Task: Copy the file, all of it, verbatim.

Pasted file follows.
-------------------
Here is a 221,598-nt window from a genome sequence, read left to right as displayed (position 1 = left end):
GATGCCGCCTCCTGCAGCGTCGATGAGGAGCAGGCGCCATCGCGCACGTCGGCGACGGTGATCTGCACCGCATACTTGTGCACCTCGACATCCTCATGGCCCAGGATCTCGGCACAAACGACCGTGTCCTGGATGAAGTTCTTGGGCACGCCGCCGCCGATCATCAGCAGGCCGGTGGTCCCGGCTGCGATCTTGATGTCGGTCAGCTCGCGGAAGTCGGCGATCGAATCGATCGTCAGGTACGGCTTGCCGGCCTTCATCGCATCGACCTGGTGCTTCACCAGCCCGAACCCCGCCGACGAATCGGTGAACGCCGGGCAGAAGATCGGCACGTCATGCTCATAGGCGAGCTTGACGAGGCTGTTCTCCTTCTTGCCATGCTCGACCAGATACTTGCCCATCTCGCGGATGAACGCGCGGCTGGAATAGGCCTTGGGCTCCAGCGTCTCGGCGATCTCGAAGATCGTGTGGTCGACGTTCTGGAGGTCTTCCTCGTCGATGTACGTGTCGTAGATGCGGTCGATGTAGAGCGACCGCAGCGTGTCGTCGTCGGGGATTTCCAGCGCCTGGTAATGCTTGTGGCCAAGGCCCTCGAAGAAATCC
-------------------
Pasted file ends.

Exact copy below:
Here is a 221,598-nt window from a genome sequence, read left to right as displayed (position 1 = left end):
GATGCCGCCTCCTGCAGCGTCGATGAGGAGCAGGCGCCATCGCGCACGTCGGCGACGGTGATCTGCACCGCATACTTGTGCACCTCGACATCCTCATGGCCCAGGATCTCGGCACAAACGACCGTGTCCTGGATGAAGTTCTTGGGCACGCCGCCGCCGATCATCAGCAGGCCGGTGGTCCCGGCTGCGATCTTGATGTCGGTCAGCTCGCGGAAGTCGGCGATCGAATCGATCGTCAGGTACGGCTTGCCGGCCTTCATCGCATCGACCTGGTGCTTCACCAGCCCGAACCCCGCCGACGAATCGGTGAACGCCGGGCAGAAGATCGGCACGTCATGCTCATAGGCGAGCTTGACGAGGCTGTTCTCCTTCTTGCCATGCTCGACCAGATACTTGCCCATCTCGCGGATGAACGCGCGGCTGGAATAGGCCTTGGGCTCCAGCGTCTCGGCGATCTCGAAGATCGTGTGGTCGACGTTCTGGAGGTCTTCCTCGTCGATGTACGTGTCGTAGATGCGGTCGATGTAGAGCGACCGCAGCGTGTCGTCGTCGGGGATTTCCAGCGCCTGGTAATGCTTGTGGCCAAGGCCCTCGAAGAAATCC